Moral Failure vs. Responsibility

by Josh Hoe

Many people’s heads start to spin when they see me post articles that claim that “Addiction is not a Moral Failure.”

I suspect that they think that I am giving absolution to people who commit terrible acts while ‘acting out’ on whatever their addictive substance or behavior is.

First, I don’t have the power to absolve anyone.

But second, Nothing could be farther from the truth. Let me clarify.

Responsibility vs. Moral Failure

Addiction, feeling compelled to use a substance or engage in a behavior compulsively, is a medical problem.

Engaging in immoral or illegal activities while ‘acting out’ (using your substance or engaging in an addictive behavior is still wrong).

I don’t believe addiction gives people a license to do bad things.

I don’t believe I had a license to do the bad things that I did and I believe I deserved to face the consequences of my bad behaviors.

I often tell other addicts that beating yourself up about ‘acting out’ is unhealthy but that guilt and shame are healthy when they are productive.

In other words, if feeling guilt or shame prevents you from doing something bad, the feelings were productive. If experiencing guilt and shame do nothing for you but make you withdraw deeper into your interior shell, those feelings were unproductive.

Saying that addiction is a medical problem does not make everything that you do while ‘acting out’ okay.

Saying that addiction is not a moral failure does not mean that everything that you while acting out is inherently moral.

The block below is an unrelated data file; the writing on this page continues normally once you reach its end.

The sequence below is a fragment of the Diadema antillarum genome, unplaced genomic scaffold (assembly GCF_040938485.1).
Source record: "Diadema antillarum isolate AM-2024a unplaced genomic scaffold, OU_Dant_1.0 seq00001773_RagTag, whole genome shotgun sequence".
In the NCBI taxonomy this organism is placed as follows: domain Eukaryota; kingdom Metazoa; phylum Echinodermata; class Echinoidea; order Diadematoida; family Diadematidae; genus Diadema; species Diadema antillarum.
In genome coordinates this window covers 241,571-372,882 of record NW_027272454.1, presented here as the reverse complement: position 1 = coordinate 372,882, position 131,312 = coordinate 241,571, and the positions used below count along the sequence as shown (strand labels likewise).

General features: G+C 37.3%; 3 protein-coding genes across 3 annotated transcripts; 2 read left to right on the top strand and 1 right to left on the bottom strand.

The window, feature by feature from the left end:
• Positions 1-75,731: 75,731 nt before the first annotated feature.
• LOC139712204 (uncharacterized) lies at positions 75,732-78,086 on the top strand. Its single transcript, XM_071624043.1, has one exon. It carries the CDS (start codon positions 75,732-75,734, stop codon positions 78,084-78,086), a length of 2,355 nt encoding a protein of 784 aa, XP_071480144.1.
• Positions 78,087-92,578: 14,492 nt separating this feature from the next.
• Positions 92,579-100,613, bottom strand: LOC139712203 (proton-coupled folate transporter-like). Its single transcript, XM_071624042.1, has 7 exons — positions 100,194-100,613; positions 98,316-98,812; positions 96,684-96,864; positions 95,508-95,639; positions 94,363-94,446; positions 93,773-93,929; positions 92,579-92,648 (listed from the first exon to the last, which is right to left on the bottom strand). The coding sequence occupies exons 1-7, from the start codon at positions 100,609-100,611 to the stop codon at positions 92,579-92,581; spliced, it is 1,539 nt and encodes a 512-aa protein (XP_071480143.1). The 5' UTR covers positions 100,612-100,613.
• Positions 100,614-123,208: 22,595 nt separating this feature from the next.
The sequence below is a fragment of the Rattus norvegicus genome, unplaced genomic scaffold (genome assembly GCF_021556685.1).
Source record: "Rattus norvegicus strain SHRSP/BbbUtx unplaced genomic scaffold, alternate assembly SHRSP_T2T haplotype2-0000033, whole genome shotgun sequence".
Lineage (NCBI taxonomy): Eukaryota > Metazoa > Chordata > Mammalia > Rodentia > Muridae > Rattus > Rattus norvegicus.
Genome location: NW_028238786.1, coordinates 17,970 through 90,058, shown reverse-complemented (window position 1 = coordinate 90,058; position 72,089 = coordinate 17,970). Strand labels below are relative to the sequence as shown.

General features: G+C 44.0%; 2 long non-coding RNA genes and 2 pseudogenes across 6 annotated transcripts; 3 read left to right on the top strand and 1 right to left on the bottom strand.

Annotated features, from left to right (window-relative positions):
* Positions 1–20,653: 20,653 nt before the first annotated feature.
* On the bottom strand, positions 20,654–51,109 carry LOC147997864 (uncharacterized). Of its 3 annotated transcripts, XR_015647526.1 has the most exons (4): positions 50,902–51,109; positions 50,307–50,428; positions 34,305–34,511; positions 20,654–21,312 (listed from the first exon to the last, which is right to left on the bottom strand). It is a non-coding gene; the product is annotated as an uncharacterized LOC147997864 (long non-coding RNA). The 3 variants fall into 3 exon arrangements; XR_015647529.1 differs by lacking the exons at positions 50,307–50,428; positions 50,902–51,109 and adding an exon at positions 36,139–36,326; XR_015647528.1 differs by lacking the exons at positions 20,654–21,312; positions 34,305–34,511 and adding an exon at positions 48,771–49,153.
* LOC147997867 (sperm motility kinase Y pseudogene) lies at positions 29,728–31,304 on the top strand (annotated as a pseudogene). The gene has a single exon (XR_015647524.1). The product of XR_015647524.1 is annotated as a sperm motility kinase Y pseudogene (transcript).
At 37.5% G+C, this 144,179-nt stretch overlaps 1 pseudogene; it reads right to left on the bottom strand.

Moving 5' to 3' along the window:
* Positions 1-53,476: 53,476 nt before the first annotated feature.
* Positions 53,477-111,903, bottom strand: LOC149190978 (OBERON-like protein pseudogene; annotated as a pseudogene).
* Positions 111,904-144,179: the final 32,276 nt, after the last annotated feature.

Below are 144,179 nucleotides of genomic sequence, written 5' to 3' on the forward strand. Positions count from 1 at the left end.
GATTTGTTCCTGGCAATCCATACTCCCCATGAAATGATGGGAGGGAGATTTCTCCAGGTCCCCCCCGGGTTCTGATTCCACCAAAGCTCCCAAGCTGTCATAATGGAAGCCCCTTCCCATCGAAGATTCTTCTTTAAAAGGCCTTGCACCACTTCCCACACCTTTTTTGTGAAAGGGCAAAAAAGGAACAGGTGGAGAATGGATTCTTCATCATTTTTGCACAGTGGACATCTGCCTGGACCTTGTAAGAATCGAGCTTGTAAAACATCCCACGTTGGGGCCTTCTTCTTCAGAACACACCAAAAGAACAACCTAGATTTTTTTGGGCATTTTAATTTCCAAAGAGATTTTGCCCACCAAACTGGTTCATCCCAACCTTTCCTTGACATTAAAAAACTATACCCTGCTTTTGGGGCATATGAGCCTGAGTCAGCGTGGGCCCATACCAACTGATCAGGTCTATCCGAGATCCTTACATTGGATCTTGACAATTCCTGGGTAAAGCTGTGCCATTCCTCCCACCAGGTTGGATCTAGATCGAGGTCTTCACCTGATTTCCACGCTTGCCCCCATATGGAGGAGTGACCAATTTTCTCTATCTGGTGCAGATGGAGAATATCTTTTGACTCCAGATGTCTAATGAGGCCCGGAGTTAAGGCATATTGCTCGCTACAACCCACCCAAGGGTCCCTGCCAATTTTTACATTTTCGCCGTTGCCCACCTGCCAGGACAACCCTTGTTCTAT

The Difference

Acting Out isn’t a moral failure, doing bad things while acting out is a moral failure.

Driving drunk is a moral failure but getting drunk is not.

It may be hard for someone to stop drinking, but they are still responsible for the consequences of the things that they do while they are drunk.

Someone should not feel ashamed for gambling but the should feel ashamed for stealing someone’s money to pay for a night of gambling.

I believe it is very important to set boundaries and understand your triggers well enough so that you ask for help before going over the lines that will lead to immoral behavior.

The Point of “Addiction is not a Moral Failure”

The point is:

Society should not shame addicts for using.

Society should not shame addicts for relapsing (relapse is part of recovery).

Society should not criminalize using or look at using as criminal activity (in and of itself).

Society should not create a stigma around use or appoint bullies to “beat the addict” out of people (get-tough approaches).

And society should realize that “get-tough” approaches which shame addicts or that label addiction a moral failing are almost always more about making society feel better about shunning addicts (not about helping addicts deal with addiction).

Hopefully, that clarifies my stance.

Oh, and by the way, addiction is not a moral failing!

What do think of “get tough” and shaming approaches to addiction, let me know, leave a comment!


5 Stars “Approachable writing with good lessons.”

Writing Your Own Best Story: Addiction & Living Hope is available as an eBook on for only $2.99






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